There continued to be tensions between the Government and the Catholic Church about the role of current and former church officials during the 1994 genocide.

Abuses of Religious Freedom

Local authorities detained and imprisoned 17 Jehovah's Witnesses for a period of one night to one week during the reporting period for failure to participate--due to religious beliefs--in night patrols. The police publicly beat one of the Jehovah’s Witnesses arrested in Nyagatare district. In 2005 judges ruled that no law required Jehovah's Witnesses to participate in night patrols.

Seventy Jehovah's Witnesses in Rwamagana and another 150 in Kibungo were detained by local authorities on two separate occasions in August 2008, despite having notified local officials of their planned events. Both groups were released without charge the next morning. There was one report of arrest of two Jehovah’s Witnesses, who were held for four days in Nyanza, for failure to provide evidence of voting in the September legislative elections.

In July 2008 police briefly arrested 112 residents, including children, in Rusizi District for holding night prayers in a private home.

Seventy-six Jehovah's Witnesses children, many of whom were secondary school students, were expelled from school for failure to sing the national anthem during the reporting period. In January 2009 school officials began readmitting these expelled students, along with 42 of the 112 children expelled in the previous reporting period. Ninety-four children were back in school at the end of the reporting period.

In April 2008 school officials in certain districts fired 215 Jehovah’s Witnesses teachers for not participating in government-sponsored "solidarity training." None of the teachers was reinstated.

At least 38 members of evangelical Christian groups were briefly detained for boycotting national identification card registration for religious reasons in September 2007. Most members subsequently agreed to register.

Forced Religious Conversion

There were no reports of forced religious conversion, including of minor U.S. citizens who had been abducted or illegally removed from the United States or who had not been allowed to be returned to the United States.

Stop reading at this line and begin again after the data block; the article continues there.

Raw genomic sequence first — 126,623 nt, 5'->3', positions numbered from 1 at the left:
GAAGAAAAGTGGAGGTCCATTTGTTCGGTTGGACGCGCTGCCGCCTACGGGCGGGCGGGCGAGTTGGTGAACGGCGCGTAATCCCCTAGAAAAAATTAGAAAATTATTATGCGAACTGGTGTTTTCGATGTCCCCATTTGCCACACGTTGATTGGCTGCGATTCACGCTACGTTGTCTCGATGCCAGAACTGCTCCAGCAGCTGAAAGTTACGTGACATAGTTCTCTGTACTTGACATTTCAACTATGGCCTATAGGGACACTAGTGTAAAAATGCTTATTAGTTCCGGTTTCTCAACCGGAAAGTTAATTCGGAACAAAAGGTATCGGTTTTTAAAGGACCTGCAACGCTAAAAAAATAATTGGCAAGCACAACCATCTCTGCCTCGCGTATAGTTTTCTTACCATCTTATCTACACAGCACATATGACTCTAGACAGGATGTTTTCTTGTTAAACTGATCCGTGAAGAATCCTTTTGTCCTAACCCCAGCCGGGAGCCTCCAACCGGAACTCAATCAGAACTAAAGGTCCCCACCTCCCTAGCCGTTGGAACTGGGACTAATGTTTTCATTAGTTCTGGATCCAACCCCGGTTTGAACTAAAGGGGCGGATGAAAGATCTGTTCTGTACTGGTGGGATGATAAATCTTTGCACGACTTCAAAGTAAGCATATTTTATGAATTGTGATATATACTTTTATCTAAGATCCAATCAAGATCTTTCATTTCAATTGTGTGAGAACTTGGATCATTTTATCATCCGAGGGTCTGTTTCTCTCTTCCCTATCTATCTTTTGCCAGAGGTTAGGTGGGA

Improvements and Positive Developments in Respect for Religious Freedom

The number of Jehovah's Witnesses arrested for failure to participate in night patrols continued to decline in part because of government responsiveness to reports of Jehovah's Witnesses' detention by local authorities.

Section III. Status of Societal Respect for Religious Freedom

There were no reports of societal abuses or discrimination based on religious affiliation, belief, or practice, and prominent societal leaders took positive steps to promote religious freedom.

Numerous associations and interfaith groups, such as the Ecumenical Council of Churches and the Protestant Council of Rwanda, contributed to understanding and tolerance among various religious groups. The Interfaith Commission for Rwanda supported programs aimed at reconciling genocide survivors, released genocide prisoners, and genocide detainees' families.

Section IV. U.S. Government Policy

The U.S. Government discusses religious freedom with the Government as part of its overall policy to promote human rights.

Embassy officers held numerous meetings with members of the Catholic and Anglican Churches, Seventh-day Adventists, Jehovah's Witnesses, leaders of the Muslim community, and evangelical Protestant groups to promote interfaith dialogue and discuss religious freedom. In addition, embassy officers regularly met with local and international NGOs involved in peace, justice, and reconciliation efforts that focus on religious tolerance and freedom. The Embassy raised individual cases of religious freedom violations with government officials, particularly concerning Jehovah's Witnesses.